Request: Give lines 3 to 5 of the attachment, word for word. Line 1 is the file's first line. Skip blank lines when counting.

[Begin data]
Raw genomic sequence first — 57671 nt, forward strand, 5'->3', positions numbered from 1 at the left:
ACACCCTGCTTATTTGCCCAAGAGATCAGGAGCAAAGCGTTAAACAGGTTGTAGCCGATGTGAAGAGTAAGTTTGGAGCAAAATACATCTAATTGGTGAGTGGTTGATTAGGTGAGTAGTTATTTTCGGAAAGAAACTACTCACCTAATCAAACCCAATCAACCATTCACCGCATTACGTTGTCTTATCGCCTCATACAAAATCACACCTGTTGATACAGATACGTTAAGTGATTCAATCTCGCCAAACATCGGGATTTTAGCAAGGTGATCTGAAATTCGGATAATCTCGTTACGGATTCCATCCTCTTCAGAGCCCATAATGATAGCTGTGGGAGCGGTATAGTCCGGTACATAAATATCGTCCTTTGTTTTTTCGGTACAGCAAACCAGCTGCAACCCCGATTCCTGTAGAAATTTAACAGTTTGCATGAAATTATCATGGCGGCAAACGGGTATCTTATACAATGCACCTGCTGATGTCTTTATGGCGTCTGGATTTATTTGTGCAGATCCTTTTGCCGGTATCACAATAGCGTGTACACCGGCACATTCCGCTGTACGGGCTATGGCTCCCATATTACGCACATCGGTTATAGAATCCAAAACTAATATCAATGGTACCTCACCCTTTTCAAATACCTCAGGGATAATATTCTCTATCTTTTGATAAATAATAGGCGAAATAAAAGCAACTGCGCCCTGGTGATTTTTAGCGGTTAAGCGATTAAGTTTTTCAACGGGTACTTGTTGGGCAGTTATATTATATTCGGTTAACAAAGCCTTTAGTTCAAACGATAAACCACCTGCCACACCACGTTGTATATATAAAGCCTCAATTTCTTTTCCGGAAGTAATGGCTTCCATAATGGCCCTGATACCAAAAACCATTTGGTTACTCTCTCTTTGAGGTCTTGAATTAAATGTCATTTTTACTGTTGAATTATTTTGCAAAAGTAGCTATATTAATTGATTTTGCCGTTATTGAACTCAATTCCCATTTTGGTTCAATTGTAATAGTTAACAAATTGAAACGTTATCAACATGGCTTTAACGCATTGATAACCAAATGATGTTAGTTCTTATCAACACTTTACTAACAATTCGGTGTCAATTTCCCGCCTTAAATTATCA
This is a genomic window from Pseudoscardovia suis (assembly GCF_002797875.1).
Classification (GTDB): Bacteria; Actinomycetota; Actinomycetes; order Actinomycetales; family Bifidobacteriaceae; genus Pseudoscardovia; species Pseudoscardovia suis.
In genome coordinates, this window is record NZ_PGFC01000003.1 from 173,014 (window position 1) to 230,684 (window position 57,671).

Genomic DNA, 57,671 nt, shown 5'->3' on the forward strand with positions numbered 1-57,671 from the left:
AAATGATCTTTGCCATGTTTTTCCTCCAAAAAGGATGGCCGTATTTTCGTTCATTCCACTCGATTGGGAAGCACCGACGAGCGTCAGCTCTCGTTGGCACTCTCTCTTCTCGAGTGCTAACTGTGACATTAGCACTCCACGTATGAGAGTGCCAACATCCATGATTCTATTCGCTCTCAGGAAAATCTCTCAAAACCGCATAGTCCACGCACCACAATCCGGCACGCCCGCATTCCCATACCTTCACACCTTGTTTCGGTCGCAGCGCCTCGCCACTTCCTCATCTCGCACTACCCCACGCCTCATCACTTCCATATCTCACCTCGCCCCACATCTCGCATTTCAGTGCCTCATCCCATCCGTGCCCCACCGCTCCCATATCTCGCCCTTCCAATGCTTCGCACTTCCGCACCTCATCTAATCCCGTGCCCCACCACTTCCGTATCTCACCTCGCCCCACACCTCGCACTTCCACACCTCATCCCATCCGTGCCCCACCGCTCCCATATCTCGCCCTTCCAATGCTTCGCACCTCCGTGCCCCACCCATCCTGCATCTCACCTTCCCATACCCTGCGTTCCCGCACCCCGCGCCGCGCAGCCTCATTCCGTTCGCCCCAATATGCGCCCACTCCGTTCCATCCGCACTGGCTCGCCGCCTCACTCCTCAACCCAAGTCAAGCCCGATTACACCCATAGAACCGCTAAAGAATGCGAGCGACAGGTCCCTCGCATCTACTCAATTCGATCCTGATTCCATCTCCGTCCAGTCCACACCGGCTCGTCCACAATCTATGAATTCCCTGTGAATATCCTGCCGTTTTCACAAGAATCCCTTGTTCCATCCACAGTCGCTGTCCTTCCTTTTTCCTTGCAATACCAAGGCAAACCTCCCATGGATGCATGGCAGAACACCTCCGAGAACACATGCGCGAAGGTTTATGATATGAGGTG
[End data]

This is a genomic window from Pseudoscardovia suis (assembly GCF_002797875.1).
Classification (GTDB): Bacteria; Actinomycetota; Actinomycetes; order Actinomycetales; family Bifidobacteriaceae; genus Pseudoscardovia; species Pseudoscardovia suis.
In genome coordinates, this window is record NZ_PGFC01000003.1 from 173,014 (window position 1) to 230,684 (window position 57,671).